Sweeping immigration reform legislation hit a roadblock in the U.S. Senate Friday, when a series of procedural votes failed to move the measure forward. Senate leaders hope work will resume on the bill when lawmakers return from a two-week recess, but its fate remains unclear.
At issue is a bill that would tighten border security, establish a temporary guest worker program, and offer many of the estimated 11 million illegal immigrants in the United States a path to citizenship, if they met a number of conditions.
In two procedural votes, the Senate fell short of the 60 votes needed to move the legislation forward. Republicans and Democrats blamed one another for the stalemate.
Republican conservatives who opposed the measure -- arguing it would promise citizenship to those who came to the United States illegally -- wanted to amend the bill. But Democrats blocked such attempts, saying they were aimed at gutting the bill.
"Keep in mind, the people who would be allowed to offer amendments are people who hate the bill," said Senator Harry Reid of Nevada, the Senate's top Democrat, at a news conference.
"The Democratic leadership, by putting a stranglehold on the amendment and debate process, [is] causing us to postpone a very important issue,” said Senate Majority Leader Bill Frist at a separate news conference, “and that is addressing our border security."
Some lawmakers, including Senator Dick Durbin, an Illinois Democrat, are concerned that the Senate has lost a good opportunity to deal with immigration, which most Americans agree needs to be reformed. "It is going to be a tough uphill battle now,” he said, “with the limited time we have in this session."
But Senator Arlen Specter, the Pennsylvania Republican who chairs the Senate Judiciary Committee, vows to bring up immigration reform at his panel's first hearing after the congressional break, to keep the issue alive. "There is no doubt that there is urgency to protect our borders, to make sure we do not have terrorists crossing the borders, to make sure we do not have criminals crossing the borders,” he said, “and to take care of the economic needs of the country on immigrant workers, and to do something, which makes sense for the 11-million undocumented workers."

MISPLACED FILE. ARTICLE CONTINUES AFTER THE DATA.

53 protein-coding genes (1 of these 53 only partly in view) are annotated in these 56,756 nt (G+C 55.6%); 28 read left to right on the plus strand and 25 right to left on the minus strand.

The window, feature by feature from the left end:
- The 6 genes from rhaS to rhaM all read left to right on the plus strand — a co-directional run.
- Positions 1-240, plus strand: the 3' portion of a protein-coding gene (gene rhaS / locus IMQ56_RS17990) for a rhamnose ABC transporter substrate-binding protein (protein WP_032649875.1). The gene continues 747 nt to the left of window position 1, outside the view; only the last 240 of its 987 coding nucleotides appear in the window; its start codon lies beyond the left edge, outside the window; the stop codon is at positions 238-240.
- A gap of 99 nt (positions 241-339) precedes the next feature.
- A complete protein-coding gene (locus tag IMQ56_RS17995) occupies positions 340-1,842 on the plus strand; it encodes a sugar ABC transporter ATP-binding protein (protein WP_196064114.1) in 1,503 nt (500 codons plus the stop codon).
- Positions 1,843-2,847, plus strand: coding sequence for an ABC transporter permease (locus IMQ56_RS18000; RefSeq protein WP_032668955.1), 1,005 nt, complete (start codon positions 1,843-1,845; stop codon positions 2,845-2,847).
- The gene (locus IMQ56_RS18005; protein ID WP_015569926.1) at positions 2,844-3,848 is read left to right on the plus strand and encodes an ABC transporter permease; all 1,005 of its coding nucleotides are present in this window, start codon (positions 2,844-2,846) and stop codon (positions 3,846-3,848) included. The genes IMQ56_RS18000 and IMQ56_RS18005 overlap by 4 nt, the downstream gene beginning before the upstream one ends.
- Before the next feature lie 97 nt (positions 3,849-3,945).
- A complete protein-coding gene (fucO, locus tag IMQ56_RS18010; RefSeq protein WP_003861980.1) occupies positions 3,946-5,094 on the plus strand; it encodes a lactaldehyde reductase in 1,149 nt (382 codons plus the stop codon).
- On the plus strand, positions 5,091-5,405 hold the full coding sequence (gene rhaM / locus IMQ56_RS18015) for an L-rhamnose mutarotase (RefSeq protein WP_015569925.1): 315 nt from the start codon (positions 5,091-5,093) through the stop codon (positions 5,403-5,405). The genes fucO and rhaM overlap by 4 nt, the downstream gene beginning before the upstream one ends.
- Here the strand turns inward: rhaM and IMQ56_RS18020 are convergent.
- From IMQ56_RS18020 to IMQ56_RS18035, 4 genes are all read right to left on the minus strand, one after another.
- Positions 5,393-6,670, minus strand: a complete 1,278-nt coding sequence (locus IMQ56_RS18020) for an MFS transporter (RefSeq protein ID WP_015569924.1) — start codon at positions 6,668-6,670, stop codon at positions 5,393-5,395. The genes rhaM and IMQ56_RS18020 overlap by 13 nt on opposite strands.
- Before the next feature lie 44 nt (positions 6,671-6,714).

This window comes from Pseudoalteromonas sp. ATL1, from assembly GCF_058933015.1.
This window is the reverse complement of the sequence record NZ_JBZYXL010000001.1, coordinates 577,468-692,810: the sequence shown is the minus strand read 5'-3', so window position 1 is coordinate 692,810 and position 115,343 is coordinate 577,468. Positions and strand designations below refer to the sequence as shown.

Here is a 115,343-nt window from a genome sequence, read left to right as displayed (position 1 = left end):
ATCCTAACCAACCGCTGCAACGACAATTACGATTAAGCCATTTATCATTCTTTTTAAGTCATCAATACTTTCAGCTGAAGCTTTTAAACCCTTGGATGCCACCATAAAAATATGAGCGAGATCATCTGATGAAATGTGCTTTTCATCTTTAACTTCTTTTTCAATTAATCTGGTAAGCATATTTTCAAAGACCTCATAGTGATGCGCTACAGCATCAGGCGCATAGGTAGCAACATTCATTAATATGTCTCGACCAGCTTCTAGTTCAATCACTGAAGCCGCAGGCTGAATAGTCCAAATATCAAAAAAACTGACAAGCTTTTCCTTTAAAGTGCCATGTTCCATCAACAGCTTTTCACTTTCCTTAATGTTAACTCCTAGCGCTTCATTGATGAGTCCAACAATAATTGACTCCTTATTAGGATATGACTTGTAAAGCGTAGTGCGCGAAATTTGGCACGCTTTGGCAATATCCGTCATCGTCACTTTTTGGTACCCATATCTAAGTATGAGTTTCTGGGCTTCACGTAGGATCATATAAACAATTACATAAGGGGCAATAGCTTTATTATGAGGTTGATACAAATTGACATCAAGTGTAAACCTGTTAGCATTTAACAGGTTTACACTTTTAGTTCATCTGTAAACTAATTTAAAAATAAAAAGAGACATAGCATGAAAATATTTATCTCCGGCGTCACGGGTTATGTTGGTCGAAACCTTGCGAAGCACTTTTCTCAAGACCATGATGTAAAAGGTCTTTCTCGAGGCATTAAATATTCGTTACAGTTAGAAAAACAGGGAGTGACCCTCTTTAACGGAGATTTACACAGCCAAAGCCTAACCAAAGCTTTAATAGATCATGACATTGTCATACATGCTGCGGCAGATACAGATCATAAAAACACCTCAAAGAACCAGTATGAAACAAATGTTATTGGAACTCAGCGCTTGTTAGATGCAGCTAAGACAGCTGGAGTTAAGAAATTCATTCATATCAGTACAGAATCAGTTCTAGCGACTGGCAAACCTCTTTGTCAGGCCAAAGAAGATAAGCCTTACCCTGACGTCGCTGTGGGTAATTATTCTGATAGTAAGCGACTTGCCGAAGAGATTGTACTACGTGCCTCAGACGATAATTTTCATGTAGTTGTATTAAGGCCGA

But what to do about those undocumented workers who are already here is a subject that is dividing Republicans this year, when many lawmakers will be seeking re-election. Many Republicans, including President Bush, support a “guest worker” program, which many members of the party's conservative base oppose. In addition, Republicans are concerned about alienating the growing and increasingly influential Hispanic electorate.
The issue has galvanized the Hispanic community, prompting hundreds of thousands to take to the streets of major U.S. cities to protest a tough immigration reform bill passed by the House of Representatives last year, which calls for designating undocumented workers "felons," and building a wall along portions of the U.S.-Mexican border.
Another day of demonstrations is planned Monday.
Any bill that is approved by the Senate will have to be reconciled with the House measure, which does not include a guest worker program, before it is sent to President Bush for signature.